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Get to Know a Maple Leaf: Connor Carrick

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As part of the build-up to the first-round playoff series between the Capitals and the Maple Leafs, Japers' Rink will be looking at some of the important Leafs players and how they might impact the series.

NHL: Washington Capitals at Toronto Maple Leafs John E. Sokolowski-USA TODAY Sports

Connor Carrick

#8 / Defense / Toronto Maple Leafs

Height: 5-11 | Weight: 195 | Born: April 13, 1994

Birthplace: Orland Park, IL | Drafted: 2012 WSH, 5th round, 16th pick (137th overall)

  • Assets: Owns tremendous puck-moving ability and overall mobility from the back end. Also boasts plenty of offensive prowess and can be an asset on the power play at the NHL level.
  • Flaws: Could stand to get physically stronger to withstand the rigors of the National Hockey League schedule. Must also learn to limit his mistakes, with and without the puck, in the NHL.
  • Career Potential: Mobile, puck-moving defenseman with a little upside.

Career 20-Game Rolling Five-on-Five CF% (via Corsica):

2016-17 Usage Chart (via Corsica):

Why you should know who he is: You likely already know who he is! Carrick was drafted by the Caps in 2012 and played 37 games with the hometown squad between 2013 and 2016. He was ultimately shipped to Toronto, along with Brooks Laich and a 2016 2nd round pick, in return for Daniel Winnik and 2016 5th round pick. In his first season as an NHL regular with the Leafs, Carrick paced the team in possession stats with a 52.86 CF%, but despite favorable deployments and quality of teammates, the offensive part of his game hasn’t quite fleshed out yet, as he only notched 8 points on the campaign.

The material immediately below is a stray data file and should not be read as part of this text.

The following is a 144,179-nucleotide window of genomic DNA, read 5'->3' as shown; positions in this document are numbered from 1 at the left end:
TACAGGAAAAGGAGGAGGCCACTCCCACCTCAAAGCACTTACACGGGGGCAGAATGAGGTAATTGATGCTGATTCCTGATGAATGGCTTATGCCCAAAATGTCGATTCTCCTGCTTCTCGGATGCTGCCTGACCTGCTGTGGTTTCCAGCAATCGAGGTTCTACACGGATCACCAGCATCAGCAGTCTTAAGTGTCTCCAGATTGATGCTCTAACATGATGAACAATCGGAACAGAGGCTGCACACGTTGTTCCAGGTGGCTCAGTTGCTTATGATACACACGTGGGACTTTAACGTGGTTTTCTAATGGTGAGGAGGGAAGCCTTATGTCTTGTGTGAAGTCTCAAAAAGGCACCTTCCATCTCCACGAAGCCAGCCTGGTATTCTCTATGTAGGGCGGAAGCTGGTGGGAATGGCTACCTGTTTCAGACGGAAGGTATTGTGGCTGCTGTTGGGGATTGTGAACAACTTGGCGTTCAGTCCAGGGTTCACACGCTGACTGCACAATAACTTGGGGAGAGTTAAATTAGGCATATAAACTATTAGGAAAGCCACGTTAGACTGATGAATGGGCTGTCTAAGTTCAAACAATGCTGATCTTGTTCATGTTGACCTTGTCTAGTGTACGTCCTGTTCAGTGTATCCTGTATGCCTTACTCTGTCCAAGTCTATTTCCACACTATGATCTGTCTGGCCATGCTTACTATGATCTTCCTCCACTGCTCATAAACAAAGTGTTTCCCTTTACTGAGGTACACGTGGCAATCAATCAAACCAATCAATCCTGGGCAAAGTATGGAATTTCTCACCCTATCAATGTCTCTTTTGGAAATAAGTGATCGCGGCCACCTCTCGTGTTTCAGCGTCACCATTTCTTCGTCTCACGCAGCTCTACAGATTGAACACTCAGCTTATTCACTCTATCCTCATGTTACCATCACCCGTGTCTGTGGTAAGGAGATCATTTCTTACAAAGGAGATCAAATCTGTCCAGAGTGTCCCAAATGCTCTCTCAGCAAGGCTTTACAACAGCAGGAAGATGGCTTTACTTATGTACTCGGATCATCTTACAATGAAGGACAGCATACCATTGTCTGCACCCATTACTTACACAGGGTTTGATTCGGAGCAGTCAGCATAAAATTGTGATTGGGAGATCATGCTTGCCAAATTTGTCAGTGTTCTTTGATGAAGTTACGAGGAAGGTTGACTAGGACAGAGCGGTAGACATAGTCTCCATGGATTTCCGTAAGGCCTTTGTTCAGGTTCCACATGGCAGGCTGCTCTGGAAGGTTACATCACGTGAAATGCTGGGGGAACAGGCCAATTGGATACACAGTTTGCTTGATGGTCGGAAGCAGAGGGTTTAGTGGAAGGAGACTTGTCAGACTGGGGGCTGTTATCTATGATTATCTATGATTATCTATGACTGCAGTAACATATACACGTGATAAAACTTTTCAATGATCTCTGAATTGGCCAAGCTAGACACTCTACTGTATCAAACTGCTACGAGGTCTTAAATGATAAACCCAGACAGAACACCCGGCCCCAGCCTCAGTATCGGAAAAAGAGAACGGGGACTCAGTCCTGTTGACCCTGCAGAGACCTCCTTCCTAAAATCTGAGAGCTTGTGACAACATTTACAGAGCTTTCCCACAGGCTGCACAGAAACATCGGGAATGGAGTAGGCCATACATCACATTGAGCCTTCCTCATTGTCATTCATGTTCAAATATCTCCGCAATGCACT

How the Caps can stop him: Carrick has played relatively safe minutes all season long. He’s deployed in the offensive zone more often than not, and usually with the Leaf’s big guns. He also has the lowest QoC.TOI on the Leafs blueline, which means Babcock tends to get him out there against the opponents third and fourth lines and deeper defensive pairs.

With the Capitals boasting three scoring lines heading into the postseason, Barry Trotz shouldn’t have to be too clever to capture Carrick out on the ice against skaters with more firepower than he’s used to defending against. Put the pressure on the young, inexperienced defensemen, and capitalize on his mistakes when he makes them.